Warning: The perfect job (career and setting) for me is not going to be perfect for someone else. We all have our own preferences and goals for the future. Plus, there really is no perfect job as we don't live in an ideal world. You just have to do the best with the options you are given. To me, working as a school-based SLP was the best option after a 6 year non-stop marathon of schooling.
The Pros of Being a School-Based SLP:
- Working with children. I know that children can be VERY honest ("You've gained a few pounds, no offense..." to quote one of my students) and VERY energetic at times. They may have some pretty bad behavioral issues. However, 9 times out of 10 they will do something that makes your heart melt. I also think that we have a ton of responsibility in the schools to set a good example for these students who may not always come from the best of backgrounds. They need a positive figure in their lives, someone who will inspire them to achieve their dreams and let them know that they are important. They are our future.
- Seeing a variety of delays. There is a HUGE misperception of our field and what we can do. Teachers know to come to us for speech sound errors, but many are shocked to hear that we can help with literacy skills. I get to see students who suffer from hearing impairments, Autism Spectrum Disorders, Downs Syndrome, Tourette Syndrome, receptive & expressive language delays, and articulation disorders. I also get to face the challenges of being a mono-lingual SLP in an English-Language Learning world. I cannot be an expert on everything that I encounter, but I learn something new with every day that passes. (I love life-long learning.)
- Inclusion therapy and collaboration. It's not everyone's cup of tea. I have encountered a few therapists that are really against inclusion. I love it though, because I get to learn new tricks from our Exceptional Children's teachers for my tool-box. It also makes feel like my therapy is really relevant to what they are learning in class. (Sometimes, you do feel disconnected when you rely on pull-out methods for everything.)
- Being part of a team. The IEP team. I really like being able to interact with parents, teachers, and other professionals.
- In-house professional development. I will admit that there are many meetings/training programs that are not easy to apply to speech. The technology ones aren't my favorite since I don't have access to many of the programs that teachers need. However, I like that we do have workshops that are on-site. My school district has held some really awesome workshops, such as Orton-Gillingham for example. They love helping us learn how to better help our students. We even have our own mini-conference for staff to present to each other. It's truly a blessing that we have the opportunity to be leaders in our own community.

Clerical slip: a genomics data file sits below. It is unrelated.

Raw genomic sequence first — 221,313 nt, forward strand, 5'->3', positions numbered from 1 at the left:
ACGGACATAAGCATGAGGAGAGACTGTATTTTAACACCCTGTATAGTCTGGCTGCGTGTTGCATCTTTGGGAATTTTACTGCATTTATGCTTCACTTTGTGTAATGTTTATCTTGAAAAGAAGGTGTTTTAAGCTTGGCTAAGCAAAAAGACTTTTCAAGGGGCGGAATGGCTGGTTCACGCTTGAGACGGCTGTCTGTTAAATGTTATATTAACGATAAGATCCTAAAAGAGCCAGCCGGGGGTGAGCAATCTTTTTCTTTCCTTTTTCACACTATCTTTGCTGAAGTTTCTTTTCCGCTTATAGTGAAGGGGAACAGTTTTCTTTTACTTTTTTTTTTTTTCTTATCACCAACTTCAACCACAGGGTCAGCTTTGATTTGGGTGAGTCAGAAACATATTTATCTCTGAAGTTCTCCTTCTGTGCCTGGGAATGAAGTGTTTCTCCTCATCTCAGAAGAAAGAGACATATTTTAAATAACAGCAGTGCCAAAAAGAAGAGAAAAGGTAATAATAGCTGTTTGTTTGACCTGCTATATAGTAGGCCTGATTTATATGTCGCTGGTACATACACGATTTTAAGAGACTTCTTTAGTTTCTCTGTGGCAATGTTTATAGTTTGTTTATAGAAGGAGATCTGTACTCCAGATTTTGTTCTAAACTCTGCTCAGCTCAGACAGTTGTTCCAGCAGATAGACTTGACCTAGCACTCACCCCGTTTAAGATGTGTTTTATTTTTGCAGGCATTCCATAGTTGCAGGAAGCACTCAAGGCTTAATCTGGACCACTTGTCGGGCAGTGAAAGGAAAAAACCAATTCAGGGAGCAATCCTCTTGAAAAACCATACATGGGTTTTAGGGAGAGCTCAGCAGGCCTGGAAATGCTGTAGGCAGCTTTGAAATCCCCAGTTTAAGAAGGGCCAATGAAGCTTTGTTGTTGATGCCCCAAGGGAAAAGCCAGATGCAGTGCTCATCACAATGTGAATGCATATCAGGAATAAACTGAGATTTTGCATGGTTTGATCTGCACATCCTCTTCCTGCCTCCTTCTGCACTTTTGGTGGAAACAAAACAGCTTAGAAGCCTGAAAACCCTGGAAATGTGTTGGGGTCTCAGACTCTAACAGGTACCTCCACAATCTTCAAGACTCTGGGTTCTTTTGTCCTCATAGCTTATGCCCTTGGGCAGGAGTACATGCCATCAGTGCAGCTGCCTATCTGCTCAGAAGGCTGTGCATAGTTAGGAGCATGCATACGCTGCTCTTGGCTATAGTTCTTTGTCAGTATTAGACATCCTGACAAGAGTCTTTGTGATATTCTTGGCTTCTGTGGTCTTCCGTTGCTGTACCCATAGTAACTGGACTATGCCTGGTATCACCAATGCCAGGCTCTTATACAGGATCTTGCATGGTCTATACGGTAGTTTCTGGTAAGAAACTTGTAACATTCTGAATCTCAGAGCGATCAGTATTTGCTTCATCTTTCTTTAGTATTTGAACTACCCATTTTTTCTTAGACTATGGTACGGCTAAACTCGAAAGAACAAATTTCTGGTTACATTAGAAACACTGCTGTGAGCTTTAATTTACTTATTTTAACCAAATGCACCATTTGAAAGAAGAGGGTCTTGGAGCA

- Getting crafty. Not everyone enjoys making crafts as part of their therapy sessions. I really love that I can be creative and make things with my students. I'm really only limited by my imagination.
- Off-site professional development. While budget cuts are impacting our ability to go to as many workshops as we'd often like to, I think that my district does an excellent job of letting us go to good programs. I've been to the Beckman-Oral Motor workshop, ASHA 2012 Convention, NC Summer Institutes, and will be going to NC's spring convention this year. The best part is that I get to go with my peers.
- Summers "off". You can't leave this one off of the list. It doesn't mean that I don't do any work whatsoever. I still think about work and make things for the next year. It's just on a much more laid-back schedule with my favorite television shows playing in the background. (And, I can stop for days and just read for pleasure.)
- Free weekends and holidays. I may bring work home occasionally on the weekends, but it is usually time for me. I need that time to recharge.
- The schedule. I am not the biggest fan of early mornings, but I appreciate getting off of work with the sun still shining outside during the winter. I also like that I generally have a routine in place. I'm one of those people who likes having an idea of what the day holds.
(I would also like to add that I work in a very small school district so it has a very personal touch to it. Larger school districts may be very different.)
- The paperwork, specifically billing Medicaid. You have paperwork no matter what setting you end up in as an SLP. It's just a fact of life. I really enjoy writing, but there does come a point where you wonder why you have to repeat yourself so much. My biggest wish is that someone smart will come along and fix the forms to reduce the amount of information duplication. It takes away time that could really go towards the benefit of our students.
- The misconception that school-based SLPs are somehow less qualified than private/medically based therapists. We all get the same basic education in graduate school and have to meet the same standards to get our CCC's.
- The general lack of awareness of what our role is in the school setting. (This is why it's important to present to staff.)
The most important thing to me is that I am where I need to be at this point in my life.